News

Star trails captured

Dedication is to be admired, whether it’s Christian Bale shedding four stone in the hunt for an Oscar or a performance ‘artist’ covering himself in silver paint and standing still in Covent Garden for six hours. But spending months camped at the foot of Mount Everest in freezing temperatures for a single photograph tops the lot.

That’s what Ukrainian photographer Anton Jankovoy had to do to capture this picture of star trails over the Himalayas. He spent night after night waiting for the ideal conditions to not only present themselves, but hang around long enough to allow him to take the picture.

And although it may look like some computer-based trickery has been employed to create this image, it is entirely real. And given that knowledge, you can no doubt deduce that the camera’s shutter has to be open for a longer period of time than when you’re taking your holiday snaps. At least 30 minutes longer. That’s the time it takes for the Earth to have moved sufficiently to begin to create the circular patterns in the sky – Jankovoy’s picture took several hours.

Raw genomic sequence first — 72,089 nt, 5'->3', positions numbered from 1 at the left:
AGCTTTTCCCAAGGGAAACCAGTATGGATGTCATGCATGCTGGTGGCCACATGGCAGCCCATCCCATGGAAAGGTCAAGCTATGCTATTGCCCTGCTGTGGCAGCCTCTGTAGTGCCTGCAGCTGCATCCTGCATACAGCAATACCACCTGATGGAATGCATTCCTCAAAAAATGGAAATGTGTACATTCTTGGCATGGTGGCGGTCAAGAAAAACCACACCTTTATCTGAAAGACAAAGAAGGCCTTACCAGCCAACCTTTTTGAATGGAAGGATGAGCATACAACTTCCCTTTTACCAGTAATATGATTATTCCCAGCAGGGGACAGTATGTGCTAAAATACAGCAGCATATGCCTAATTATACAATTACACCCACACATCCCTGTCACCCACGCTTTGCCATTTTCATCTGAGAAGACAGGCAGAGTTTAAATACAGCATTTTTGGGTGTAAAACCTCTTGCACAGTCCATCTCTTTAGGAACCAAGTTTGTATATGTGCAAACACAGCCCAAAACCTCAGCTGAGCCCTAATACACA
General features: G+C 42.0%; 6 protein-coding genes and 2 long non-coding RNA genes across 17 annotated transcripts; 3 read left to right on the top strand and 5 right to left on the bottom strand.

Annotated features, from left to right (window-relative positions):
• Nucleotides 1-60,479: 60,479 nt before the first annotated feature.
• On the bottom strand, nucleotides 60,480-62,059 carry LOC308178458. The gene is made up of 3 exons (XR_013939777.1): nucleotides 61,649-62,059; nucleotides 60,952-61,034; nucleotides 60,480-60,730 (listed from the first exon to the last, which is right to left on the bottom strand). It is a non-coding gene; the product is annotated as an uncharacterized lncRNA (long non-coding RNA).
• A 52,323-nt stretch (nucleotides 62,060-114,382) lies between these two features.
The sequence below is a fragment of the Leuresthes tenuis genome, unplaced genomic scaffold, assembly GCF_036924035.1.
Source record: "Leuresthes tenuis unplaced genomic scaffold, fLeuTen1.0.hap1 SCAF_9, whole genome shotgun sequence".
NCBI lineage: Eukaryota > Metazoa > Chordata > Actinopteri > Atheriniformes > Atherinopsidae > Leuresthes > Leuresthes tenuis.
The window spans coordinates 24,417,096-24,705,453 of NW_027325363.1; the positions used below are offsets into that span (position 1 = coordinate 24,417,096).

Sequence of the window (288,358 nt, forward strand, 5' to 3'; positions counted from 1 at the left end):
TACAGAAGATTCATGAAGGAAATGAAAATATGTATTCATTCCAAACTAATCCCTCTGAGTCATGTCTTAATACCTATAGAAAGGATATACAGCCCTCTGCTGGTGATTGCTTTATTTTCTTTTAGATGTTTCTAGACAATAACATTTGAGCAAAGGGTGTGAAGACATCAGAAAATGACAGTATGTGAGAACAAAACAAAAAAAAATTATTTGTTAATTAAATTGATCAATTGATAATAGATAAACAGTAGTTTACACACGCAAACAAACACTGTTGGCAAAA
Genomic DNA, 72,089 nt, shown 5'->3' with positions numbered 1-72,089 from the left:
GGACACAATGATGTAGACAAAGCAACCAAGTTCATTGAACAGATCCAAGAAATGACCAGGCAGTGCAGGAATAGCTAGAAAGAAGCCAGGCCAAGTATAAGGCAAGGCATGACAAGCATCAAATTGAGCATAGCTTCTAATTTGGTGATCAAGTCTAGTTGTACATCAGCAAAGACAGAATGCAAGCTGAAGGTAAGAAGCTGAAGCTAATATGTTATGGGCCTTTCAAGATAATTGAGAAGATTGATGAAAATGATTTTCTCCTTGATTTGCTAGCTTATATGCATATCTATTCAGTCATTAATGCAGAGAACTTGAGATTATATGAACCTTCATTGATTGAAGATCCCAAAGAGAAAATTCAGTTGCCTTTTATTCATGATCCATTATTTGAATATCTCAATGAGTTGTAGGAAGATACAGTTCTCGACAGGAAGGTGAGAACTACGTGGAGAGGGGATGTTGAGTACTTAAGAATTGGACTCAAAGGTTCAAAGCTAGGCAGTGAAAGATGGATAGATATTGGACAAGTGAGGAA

The centre point is Polaris (the North Star) which barely moves through the sky due to its position at the north celestial pole. Capturing a photograph like this is within the realms of the amateur, too, if you’ve read the manual for your SLR camera (see our tips, right). Although it’s not something you can try in a big city. Watching the two stars you can scarcely see through the petrol fumes and light pollution won’t have quite the same effect as Jankovoy’s splendour.

Images: Caters News/ Anton Jankovoy